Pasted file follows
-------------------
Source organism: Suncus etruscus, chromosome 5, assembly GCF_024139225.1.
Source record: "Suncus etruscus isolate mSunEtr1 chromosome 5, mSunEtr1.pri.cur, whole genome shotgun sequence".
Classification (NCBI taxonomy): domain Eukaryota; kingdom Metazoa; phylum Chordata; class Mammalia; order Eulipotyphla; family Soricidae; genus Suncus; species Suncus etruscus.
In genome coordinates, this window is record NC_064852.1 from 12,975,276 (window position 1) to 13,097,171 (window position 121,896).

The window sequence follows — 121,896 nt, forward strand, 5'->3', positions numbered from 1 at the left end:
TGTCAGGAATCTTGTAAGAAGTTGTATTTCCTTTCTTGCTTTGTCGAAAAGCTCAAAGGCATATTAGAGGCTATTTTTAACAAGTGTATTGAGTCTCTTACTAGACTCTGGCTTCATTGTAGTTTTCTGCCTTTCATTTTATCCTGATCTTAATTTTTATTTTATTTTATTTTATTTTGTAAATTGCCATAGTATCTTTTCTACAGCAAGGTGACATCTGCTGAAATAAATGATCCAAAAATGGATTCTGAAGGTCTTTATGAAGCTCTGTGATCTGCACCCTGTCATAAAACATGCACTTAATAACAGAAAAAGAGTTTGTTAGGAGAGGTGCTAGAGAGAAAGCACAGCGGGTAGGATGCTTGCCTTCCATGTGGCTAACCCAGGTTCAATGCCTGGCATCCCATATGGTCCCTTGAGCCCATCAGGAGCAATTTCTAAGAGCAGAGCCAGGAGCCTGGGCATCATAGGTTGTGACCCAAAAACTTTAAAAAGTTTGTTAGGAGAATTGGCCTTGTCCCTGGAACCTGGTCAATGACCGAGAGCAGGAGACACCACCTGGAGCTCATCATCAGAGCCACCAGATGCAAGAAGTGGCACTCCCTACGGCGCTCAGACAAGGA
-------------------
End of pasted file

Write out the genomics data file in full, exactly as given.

Source organism: Suncus etruscus, chromosome 5, assembly GCF_024139225.1.
Source record: "Suncus etruscus isolate mSunEtr1 chromosome 5, mSunEtr1.pri.cur, whole genome shotgun sequence".
Classification (NCBI taxonomy): domain Eukaryota; kingdom Metazoa; phylum Chordata; class Mammalia; order Eulipotyphla; family Soricidae; genus Suncus; species Suncus etruscus.
In genome coordinates, this window is record NC_064852.1 from 12,975,276 (window position 1) to 13,097,171 (window position 121,896).

The window sequence follows — 121,896 nt, forward strand, 5'->3', positions numbered from 1 at the left end:
TGTCAGGAATCTTGTAAGAAGTTGTATTTCCTTTCTTGCTTTGTCGAAAAGCTCAAAGGCATATTAGAGGCTATTTTTAACAAGTGTATTGAGTCTCTTACTAGACTCTGGCTTCATTGTAGTTTTCTGCCTTTCATTTTATCCTGATCTTAATTTTTATTTTATTTTATTTTATTTTGTAAATTGCCATAGTATCTTTTCTACAGCAAGGTGACATCTGCTGAAATAAATGATCCAAAAATGGATTCTGAAGGTCTTTATGAAGCTCTGTGATCTGCACCCTGTCATAAAACATGCACTTAATAACAGAAAAAGAGTTTGTTAGGAGAGGTGCTAGAGAGAAAGCACAGCGGGTAGGATGCTTGCCTTCCATGTGGCTAACCCAGGTTCAATGCCTGGCATCCCATATGGTCCCTTGAGCCCATCAGGAGCAATTTCTAAGAGCAGAGCCAGGAGCCTGGGCATCATAGGTTGTGACCCAAAAACTTTAAAAAGTTTGTTAGGAGAATTGGCCTTGTCCCTGGAACCTGGTCAATGACCGAGAGCAGGAGACACCACCTGGAGCTCATCATCAGAGCCACCAGATGCAAGAAGTGGCACTCCCTACGGCGCTCAGACAAGGA